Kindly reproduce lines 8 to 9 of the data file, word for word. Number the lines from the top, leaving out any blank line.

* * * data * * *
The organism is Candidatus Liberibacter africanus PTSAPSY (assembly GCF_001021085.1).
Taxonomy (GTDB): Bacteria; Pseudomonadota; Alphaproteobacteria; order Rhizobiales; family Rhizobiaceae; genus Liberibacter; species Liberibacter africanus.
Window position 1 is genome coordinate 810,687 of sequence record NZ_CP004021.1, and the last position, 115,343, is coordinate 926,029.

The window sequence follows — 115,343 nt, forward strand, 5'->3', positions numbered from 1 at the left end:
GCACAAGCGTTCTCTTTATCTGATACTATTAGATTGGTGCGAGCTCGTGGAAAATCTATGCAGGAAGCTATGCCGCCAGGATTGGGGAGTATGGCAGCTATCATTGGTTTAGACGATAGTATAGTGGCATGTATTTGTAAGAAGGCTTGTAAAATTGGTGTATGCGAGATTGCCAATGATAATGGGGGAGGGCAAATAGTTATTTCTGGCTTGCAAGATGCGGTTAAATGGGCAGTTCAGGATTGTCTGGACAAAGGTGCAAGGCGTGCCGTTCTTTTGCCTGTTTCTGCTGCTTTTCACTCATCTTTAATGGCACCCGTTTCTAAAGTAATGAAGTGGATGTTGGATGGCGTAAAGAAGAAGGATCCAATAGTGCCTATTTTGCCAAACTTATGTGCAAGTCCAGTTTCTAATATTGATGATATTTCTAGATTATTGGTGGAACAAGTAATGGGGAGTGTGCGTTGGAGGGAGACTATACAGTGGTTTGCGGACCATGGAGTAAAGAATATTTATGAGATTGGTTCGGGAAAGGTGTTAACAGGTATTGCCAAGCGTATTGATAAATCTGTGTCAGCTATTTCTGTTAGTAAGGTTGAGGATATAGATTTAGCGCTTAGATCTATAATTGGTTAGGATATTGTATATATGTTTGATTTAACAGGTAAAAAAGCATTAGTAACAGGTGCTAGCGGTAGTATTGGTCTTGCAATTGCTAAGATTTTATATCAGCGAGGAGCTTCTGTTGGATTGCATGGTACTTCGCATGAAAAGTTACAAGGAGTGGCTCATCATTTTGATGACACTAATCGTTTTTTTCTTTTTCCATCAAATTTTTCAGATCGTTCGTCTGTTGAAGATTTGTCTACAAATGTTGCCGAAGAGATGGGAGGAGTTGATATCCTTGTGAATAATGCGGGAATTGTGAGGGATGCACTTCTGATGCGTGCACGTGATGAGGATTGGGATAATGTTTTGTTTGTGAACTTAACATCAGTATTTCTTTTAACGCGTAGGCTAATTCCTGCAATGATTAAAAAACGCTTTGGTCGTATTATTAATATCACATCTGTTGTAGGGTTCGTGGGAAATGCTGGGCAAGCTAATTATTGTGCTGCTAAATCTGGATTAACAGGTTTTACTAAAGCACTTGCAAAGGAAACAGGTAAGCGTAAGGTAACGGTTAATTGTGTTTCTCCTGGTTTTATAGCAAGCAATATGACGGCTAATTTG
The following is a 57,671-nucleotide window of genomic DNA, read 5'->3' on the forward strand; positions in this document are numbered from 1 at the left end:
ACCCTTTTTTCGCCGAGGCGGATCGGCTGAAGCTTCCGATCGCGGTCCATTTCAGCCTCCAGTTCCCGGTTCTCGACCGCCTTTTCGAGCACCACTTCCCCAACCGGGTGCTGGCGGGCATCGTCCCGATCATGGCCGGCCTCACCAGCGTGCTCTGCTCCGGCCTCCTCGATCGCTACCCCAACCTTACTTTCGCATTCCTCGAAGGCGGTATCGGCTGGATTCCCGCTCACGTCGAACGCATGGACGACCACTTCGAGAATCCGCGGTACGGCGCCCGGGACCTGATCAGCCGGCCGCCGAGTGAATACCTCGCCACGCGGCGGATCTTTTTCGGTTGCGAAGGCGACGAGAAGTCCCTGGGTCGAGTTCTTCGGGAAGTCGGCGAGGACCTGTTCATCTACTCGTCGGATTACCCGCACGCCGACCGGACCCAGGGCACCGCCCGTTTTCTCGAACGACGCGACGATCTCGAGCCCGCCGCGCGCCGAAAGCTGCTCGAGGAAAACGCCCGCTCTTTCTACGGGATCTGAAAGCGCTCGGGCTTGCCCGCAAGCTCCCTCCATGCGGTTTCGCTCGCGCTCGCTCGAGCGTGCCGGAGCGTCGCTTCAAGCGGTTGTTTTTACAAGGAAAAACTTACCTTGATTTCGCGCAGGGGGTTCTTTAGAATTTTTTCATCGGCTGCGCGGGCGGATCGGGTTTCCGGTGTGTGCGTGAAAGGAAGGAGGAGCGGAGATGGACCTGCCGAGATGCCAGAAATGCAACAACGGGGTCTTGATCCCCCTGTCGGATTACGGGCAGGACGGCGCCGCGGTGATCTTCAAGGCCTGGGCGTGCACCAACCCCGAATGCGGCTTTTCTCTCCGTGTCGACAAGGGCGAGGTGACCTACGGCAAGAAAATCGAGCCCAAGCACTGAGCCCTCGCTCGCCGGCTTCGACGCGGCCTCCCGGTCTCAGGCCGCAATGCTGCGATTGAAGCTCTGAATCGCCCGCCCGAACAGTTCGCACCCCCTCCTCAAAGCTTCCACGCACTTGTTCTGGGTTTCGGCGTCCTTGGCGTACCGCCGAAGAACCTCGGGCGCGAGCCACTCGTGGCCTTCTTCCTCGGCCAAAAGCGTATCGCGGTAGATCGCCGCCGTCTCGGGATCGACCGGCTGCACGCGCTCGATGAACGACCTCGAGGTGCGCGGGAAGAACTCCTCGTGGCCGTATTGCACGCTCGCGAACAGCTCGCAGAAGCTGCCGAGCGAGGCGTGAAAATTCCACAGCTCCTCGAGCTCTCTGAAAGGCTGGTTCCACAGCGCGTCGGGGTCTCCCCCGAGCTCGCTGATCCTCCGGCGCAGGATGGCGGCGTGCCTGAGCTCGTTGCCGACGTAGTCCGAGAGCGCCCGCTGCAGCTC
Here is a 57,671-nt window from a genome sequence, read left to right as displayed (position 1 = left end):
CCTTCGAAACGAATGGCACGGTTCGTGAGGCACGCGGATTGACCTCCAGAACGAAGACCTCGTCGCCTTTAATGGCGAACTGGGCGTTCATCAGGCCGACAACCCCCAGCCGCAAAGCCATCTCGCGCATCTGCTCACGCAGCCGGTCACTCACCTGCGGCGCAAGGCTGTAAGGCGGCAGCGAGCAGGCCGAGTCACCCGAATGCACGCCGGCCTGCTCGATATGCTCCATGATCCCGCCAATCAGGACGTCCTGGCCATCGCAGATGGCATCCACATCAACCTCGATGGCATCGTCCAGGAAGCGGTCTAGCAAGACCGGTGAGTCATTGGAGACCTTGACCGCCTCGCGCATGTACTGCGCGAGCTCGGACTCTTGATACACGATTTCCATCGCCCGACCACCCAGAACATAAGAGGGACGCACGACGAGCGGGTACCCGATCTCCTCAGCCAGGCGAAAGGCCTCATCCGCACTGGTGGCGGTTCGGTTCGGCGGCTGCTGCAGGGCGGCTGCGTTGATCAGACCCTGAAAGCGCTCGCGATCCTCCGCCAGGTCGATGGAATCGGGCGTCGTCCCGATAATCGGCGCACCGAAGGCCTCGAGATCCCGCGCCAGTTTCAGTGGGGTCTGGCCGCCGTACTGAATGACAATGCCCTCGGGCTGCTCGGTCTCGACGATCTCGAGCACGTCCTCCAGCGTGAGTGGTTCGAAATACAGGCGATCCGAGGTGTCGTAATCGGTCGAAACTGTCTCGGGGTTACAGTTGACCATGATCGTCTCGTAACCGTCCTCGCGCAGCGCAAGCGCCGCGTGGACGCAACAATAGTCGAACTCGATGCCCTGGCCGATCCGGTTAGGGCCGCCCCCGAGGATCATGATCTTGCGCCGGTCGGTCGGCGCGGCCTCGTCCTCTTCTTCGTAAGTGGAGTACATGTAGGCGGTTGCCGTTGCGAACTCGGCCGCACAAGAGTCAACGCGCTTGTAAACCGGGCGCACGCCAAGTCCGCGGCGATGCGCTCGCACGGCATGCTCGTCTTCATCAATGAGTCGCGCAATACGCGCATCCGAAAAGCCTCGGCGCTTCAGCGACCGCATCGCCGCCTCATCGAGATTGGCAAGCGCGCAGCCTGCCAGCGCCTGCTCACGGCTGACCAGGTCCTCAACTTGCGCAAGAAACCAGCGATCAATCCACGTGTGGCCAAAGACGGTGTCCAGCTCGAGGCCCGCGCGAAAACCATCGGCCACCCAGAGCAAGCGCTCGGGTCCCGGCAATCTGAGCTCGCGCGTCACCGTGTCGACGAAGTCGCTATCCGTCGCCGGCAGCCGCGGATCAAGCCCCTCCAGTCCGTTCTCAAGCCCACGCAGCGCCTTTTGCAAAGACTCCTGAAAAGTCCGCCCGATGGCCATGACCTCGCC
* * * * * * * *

Here is a 57,671-nt window from a genome sequence, read left to right as displayed (position 1 = left end):
CCTTCGAAACGAATGGCACGGTTCGTGAGGCACGCGGATTGACCTCCAGAACGAAGACCTCGTCGCCTTTAATGGCGAACTGGGCGTTCATCAGGCCGACAACCCCCAGCCGCAAAGCCATCTCGCGCATCTGCTCACGCAGCCGGTCACTCACCTGCGGCGCAAGGCTGTAAGGCGGCAGCGAGCAGGCCGAGTCACCCGAATGCACGCCGGCCTGCTCGATATGCTCCATGATCCCGCCAATCAGGACGTCCTGGCCATCGCAGATGGCATCCACATCAACCTCGATGGCATCGTCCAGGAAGCGGTCTAGCAAGACCGGTGAGTCATTGGAGACCTTGACCGCCTCGCGCATGTACTGCGCGAGCTCGGACTCTTGATACACGATTTCCATCGCCCGACCACCCAGAACATAAGAGGGACGCACGACGAGCGGGTACCCGATCTCCTCAGCCAGGCGAAAGGCCTCATCCGCACTGGTGGCGGTTCGGTTCGGCGGCTGCTGCAGGGCGGCTGCGTTGATCAGACCCTGAAAGCGCTCGCGATCCTCCGCCAGGTCGATGGAATCGGGCGTCGTCCCGATAATCGGCGCACCGAAGGCCTCGAGATCCCGCGCCAGTTTCAGTGGGGTCTGGCCGCCGTACTGAATGACAATGCCCTCGGGCTGCTCGGTCTCGACGATCTCGAGCACGTCCTCCAGCGTGAGTGGTTCGAAATACAGGCGATCCGAGGTGTCGTAATCGGTCGAAACTGTCTCGGGGTTACAGTTGACCATGATCGTCTCGTAACCGTCCTCGCGCAGCGCAAGCGCCGCGTGGACGCAACAATAGTCGAACTCGATGCCCTGGCCGATCCGGTTAGGGCCGCCCCCGAGGATCATGATCTTGCGCCGGTCGGTCGGCGCGGCCTCGTCCTCTTCTTCGTAAGTGGAGTACATGTAGGCGGTTGCCGTTGCGAACTCGGCCGCACAAGAGTCAACGCGCTTGTAAACCGGGCGCACGCCAAGTCCGCGGCGATGCGCTCGCACGGCATGCTCGTCTTCATCAATGAGTCGCGCAATACGCGCATCCGAAAAGCCTCGGCGCTTCAGCGACCGCATCGCCGCCTCATCGAGATTGGCAAGCGCGCAGCCTGCCAGCGCCTGCTCACGGCTGACCAGGTCCTCAACTTGCGCAAGAAACCAGCGATCAATCCACGTGTGGCCAAAGACGGTGTCCAGCTCGAGGCCCGCGCGAAAACCATCGGCCACCCAGAGCAAGCGCTCGGGTCCCGGCAATCTGAGCTCGCGCGTCACCGTGTCGACGAAGTCGCTATCCGTCGCCGGCAGCCGCGGATCAAGCCCCTCCAGTCCGTTCTCAAGCCCACGCAGCGCCTTTTGCAAAGACTCCTGAAAAGTCCGCCCGATGGCCATGACCTCGCC